Apart from these complete relocations there have been, and will be, relocations affecting families living in the way of infrastructural projects and housing upgrade projects.

Running in parallel to these greenfield projects are a number of in sutu upgrade projects, which will be implemented in previously disadvantaged areas. These upgrade projects affect about 3 200 families.

The municipality is in the process of planning phase two and phase three of the Slums Clearance Project.

About 80 000 households will be addressed over a six year period.

While phase one focused largely on central Durban, phase two and phase three will begin to address settlements across eThekwini.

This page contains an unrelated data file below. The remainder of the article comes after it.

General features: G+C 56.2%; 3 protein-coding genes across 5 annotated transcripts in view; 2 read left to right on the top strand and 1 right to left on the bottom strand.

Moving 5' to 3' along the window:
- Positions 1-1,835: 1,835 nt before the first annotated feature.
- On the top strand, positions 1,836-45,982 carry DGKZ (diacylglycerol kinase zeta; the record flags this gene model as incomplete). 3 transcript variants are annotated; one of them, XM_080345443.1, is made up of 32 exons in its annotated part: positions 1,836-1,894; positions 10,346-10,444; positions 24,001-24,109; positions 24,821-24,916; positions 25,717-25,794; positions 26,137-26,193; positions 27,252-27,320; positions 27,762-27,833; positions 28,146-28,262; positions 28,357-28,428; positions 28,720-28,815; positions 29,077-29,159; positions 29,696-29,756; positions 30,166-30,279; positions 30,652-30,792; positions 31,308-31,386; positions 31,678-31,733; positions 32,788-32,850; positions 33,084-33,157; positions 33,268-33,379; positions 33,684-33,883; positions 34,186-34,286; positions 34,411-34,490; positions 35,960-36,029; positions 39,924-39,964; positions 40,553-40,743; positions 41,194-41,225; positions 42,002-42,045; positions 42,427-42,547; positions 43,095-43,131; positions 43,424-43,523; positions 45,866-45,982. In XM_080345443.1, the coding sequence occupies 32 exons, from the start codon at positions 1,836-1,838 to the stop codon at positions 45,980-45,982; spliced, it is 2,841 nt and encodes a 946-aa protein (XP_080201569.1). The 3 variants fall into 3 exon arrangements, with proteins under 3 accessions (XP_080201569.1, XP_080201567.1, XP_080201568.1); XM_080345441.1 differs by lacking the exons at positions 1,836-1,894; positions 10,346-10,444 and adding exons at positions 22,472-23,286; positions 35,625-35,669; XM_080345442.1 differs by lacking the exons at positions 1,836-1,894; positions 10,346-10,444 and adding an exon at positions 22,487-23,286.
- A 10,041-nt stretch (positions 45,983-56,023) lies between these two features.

More than 70 settlements have been earmarked for complete relocation while about 120 settlements will be upgraded in situ.

To accommodate many of the households that will need to be relocated, nearly 20 greenfield projects have been identified.

The beneficiaries will be receiving their subsidies from the Department of Housing.
The total cost in terms of housing subsidy allocation will be about R2,9 billon. The municipality will also commit itself to funding services to municipal standards as it has done in phase one.

These include tarred bus routes and internal roads, sewerage, water and electricity to each household.

Houses built will meet the Department of Housing’s minimum norms and standards, which provide for a 30sqm starter house.